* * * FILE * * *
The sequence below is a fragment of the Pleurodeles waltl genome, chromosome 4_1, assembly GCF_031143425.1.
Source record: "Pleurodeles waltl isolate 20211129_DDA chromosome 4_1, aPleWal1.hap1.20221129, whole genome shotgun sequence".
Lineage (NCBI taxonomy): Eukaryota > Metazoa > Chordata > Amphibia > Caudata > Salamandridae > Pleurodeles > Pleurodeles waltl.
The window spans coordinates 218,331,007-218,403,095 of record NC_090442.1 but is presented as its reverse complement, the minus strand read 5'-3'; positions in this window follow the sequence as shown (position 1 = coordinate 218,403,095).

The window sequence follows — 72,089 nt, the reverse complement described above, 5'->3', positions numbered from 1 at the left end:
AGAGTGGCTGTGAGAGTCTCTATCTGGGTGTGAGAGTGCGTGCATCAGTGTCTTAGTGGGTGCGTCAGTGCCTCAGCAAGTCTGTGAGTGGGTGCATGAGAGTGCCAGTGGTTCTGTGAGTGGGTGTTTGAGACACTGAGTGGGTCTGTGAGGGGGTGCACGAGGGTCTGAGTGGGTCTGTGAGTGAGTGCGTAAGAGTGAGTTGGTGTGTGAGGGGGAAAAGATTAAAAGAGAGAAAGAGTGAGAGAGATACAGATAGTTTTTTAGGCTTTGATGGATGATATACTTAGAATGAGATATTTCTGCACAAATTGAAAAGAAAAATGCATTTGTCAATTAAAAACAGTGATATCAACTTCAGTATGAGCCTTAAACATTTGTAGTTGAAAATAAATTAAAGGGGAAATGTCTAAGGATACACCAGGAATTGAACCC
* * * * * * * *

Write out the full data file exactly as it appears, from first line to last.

The sequence below is a fragment of the Pleurodeles waltl genome, chromosome 4_1, assembly GCF_031143425.1.
Source record: "Pleurodeles waltl isolate 20211129_DDA chromosome 4_1, aPleWal1.hap1.20221129, whole genome shotgun sequence".
Lineage (NCBI taxonomy): Eukaryota > Metazoa > Chordata > Amphibia > Caudata > Salamandridae > Pleurodeles > Pleurodeles waltl.
The window spans coordinates 218,331,007-218,403,095 of record NC_090442.1 but is presented as its reverse complement, the minus strand read 5'-3'; positions in this window follow the sequence as shown (position 1 = coordinate 218,403,095).

The window sequence follows — 72,089 nt, the reverse complement described above, 5'->3', positions numbered from 1 at the left end:
AGAGTGGCTGTGAGAGTCTCTATCTGGGTGTGAGAGTGCGTGCATCAGTGTCTTAGTGGGTGCGTCAGTGCCTCAGCAAGTCTGTGAGTGGGTGCATGAGAGTGCCAGTGGTTCTGTGAGTGGGTGTTTGAGACACTGAGTGGGTCTGTGAGGGGGTGCACGAGGGTCTGAGTGGGTCTGTGAGTGAGTGCGTAAGAGTGAGTTGGTGTGTGAGGGGGAAAAGATTAAAAGAGAGAAAGAGTGAGAGAGATACAGATAGTTTTTTAGGCTTTGATGGATGATATACTTAGAATGAGATATTTCTGCACAAATTGAAAAGAAAAATGCATTTGTCAATTAAAAACAGTGATATCAACTTCAGTATGAGCCTTAAACATTTGTAGTTGAAAATAAATTAAAGGGGAAATGTCTAAGGATACACCAGGAATTGAACCC